SEEOR liquid-crystal beam scanner outpaces diffractive alternatives

June 1, 2015
A liquid crystal waveguide approach scans a 30° × 5° field of view at a frame rate of less than 50 ms/frame.
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Recognizing that electro-optical beam scanners/deflectors based on diffractive techniques are limited to small angles because grating efficiency drops as scan angle increases, engineers at Vescent Photonics (Golden, CO) have developed a liquid crystal (LC) waveguide approach that scans a 30° × 5° field of view with low power consumption at a frame rate of less than 50 ms/frame.

The scannable electro-evanescent optical refractor (SEEOR) uses LCs that possess an electro-optic response more than 105 times larger than lithium niobate as a cladding layer in a LC-waveguide architecture, whereby the evanescent field of the guided wave extends into an adjustable-refractive-index LC cladding. Rather than transmitting the beam directly through a thin LC layer, the evanescent approach decouples the interaction length from the thickness of the LC layer, creating a well-ordered LC-surface region that provides low insertion losses (as little as 3 dB) and fast response times (in the range of 10 to 500 μs). Circumventing the historic LC limitations of a short interaction length and slow relaxation times, the truly continuous analog scanner does not suffer from 2π reset gaps and is housed in a compact package measuring less than 3.5 in3. In lab experiments, devices that scan as much as 270º in a single plane have been demonstrated. Reference:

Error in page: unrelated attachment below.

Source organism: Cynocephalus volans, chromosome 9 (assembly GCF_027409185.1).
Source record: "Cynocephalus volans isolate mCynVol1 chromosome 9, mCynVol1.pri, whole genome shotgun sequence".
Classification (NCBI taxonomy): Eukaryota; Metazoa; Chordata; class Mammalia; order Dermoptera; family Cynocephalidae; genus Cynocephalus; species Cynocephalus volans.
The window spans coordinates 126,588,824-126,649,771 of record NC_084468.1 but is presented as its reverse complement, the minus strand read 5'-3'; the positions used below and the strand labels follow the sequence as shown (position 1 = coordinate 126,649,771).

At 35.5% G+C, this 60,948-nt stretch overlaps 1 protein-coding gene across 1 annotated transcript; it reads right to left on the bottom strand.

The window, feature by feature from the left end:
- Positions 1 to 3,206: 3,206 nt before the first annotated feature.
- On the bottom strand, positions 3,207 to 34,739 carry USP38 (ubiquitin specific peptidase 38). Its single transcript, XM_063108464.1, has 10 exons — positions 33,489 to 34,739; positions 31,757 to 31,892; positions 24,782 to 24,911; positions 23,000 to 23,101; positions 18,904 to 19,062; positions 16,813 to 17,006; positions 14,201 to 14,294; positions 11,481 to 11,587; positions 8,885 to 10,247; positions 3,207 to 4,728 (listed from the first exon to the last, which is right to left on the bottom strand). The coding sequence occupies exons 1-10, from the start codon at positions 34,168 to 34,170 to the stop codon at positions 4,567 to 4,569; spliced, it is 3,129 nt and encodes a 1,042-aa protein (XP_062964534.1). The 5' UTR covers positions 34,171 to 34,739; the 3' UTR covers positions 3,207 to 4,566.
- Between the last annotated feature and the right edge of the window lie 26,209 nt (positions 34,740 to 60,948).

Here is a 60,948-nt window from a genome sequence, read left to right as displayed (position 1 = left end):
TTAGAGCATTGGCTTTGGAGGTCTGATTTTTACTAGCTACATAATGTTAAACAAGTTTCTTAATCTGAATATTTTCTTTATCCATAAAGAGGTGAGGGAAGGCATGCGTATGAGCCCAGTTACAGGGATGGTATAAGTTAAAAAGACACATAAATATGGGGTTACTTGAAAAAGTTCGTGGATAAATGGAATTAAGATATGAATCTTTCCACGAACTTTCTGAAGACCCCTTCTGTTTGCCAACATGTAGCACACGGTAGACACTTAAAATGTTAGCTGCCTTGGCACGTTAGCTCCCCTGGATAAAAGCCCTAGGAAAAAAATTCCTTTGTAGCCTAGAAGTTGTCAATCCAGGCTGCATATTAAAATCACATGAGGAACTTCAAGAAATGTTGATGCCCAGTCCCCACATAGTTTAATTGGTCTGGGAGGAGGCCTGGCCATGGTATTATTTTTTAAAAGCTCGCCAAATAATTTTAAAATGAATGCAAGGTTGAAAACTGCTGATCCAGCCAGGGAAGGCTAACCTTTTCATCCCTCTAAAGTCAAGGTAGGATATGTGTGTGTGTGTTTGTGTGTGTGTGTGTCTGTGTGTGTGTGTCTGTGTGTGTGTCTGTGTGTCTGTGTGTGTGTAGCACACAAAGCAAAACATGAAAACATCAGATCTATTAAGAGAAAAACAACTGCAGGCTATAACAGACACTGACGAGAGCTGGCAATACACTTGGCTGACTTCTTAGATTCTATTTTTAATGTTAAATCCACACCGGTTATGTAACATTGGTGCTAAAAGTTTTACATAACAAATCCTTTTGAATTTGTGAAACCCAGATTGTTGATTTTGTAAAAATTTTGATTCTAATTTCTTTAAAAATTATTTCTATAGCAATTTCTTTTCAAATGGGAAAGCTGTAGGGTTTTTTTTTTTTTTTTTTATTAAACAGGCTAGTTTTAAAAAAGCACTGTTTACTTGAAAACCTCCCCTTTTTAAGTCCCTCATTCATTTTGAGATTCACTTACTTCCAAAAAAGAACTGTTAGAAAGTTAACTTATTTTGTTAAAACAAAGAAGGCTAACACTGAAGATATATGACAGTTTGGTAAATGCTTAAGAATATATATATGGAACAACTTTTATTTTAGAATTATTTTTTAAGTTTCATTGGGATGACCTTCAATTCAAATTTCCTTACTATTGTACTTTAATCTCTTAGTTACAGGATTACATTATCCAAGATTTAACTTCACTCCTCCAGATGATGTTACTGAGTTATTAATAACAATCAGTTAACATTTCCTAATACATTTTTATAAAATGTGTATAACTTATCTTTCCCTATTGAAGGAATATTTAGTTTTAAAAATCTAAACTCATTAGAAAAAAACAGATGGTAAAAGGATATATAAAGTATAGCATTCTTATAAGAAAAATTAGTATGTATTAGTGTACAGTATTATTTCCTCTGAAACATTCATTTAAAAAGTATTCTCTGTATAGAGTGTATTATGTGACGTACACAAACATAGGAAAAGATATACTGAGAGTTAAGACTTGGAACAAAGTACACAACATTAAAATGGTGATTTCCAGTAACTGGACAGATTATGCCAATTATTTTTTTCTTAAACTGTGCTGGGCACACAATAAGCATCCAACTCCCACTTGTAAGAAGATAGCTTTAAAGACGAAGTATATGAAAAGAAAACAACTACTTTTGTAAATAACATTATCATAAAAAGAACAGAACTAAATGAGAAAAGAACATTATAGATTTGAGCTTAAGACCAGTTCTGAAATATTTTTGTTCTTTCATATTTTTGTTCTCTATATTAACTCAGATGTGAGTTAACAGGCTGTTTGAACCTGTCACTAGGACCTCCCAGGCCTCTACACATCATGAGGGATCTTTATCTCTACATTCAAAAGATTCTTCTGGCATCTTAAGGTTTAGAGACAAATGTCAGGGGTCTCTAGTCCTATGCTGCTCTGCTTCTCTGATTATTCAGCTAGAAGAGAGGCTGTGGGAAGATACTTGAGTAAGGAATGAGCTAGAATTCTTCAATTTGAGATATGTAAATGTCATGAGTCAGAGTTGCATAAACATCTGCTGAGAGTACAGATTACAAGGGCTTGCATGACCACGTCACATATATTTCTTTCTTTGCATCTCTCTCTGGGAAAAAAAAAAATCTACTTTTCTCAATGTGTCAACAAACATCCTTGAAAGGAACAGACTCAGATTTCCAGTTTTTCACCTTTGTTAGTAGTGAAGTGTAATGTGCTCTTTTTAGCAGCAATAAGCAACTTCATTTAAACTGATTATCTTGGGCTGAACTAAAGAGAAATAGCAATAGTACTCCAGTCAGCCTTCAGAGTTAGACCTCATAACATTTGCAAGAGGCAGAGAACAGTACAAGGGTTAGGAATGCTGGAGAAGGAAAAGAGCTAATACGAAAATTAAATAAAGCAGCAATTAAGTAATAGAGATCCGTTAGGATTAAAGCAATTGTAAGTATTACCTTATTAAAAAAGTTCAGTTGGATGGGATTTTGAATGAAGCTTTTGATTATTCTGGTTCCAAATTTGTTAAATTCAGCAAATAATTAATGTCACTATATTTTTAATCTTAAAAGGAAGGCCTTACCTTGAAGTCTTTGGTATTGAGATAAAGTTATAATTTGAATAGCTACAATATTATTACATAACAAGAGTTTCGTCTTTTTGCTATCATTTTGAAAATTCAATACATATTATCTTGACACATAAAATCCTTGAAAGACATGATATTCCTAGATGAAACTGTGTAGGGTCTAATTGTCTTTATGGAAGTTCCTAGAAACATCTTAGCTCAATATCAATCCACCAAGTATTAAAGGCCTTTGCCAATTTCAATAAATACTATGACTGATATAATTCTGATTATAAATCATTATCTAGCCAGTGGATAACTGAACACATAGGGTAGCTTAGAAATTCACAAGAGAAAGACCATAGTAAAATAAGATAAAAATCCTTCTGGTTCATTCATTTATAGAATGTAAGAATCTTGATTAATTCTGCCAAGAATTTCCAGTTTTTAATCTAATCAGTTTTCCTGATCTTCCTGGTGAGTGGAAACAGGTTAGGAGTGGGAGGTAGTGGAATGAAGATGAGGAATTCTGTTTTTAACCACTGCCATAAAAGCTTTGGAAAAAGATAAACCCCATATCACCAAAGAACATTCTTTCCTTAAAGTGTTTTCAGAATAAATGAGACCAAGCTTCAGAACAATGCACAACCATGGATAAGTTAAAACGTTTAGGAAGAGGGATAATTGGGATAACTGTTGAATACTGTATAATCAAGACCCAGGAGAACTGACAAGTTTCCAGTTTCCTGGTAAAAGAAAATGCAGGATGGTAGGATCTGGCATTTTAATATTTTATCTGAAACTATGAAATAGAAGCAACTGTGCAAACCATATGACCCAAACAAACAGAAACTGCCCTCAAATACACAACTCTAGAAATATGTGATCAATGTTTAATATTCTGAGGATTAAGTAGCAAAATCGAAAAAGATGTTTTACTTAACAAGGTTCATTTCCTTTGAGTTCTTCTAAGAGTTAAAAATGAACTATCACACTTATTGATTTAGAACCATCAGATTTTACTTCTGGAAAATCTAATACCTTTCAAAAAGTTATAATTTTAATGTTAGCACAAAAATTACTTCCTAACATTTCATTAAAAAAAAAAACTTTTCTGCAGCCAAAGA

About the Author

Gail Overton | Senior Editor (2004-2020)

Gail has more than 30 years of engineering, marketing, product management, and editorial experience in the photonics and optical communications industry. Before joining the staff at Laser Focus World in 2004, she held many product management and product marketing roles in the fiber-optics industry, most notably at Hughes (El Segundo, CA), GTE Labs (Waltham, MA), Corning (Corning, NY), Photon Kinetics (Beaverton, OR), and Newport Corporation (Irvine, CA). During her marketing career, Gail published articles in WDM Solutions and Sensors magazine and traveled internationally to conduct product and sales training. Gail received her BS degree in physics, with an emphasis in optics, from San Diego State University in San Diego, CA in May 1986.

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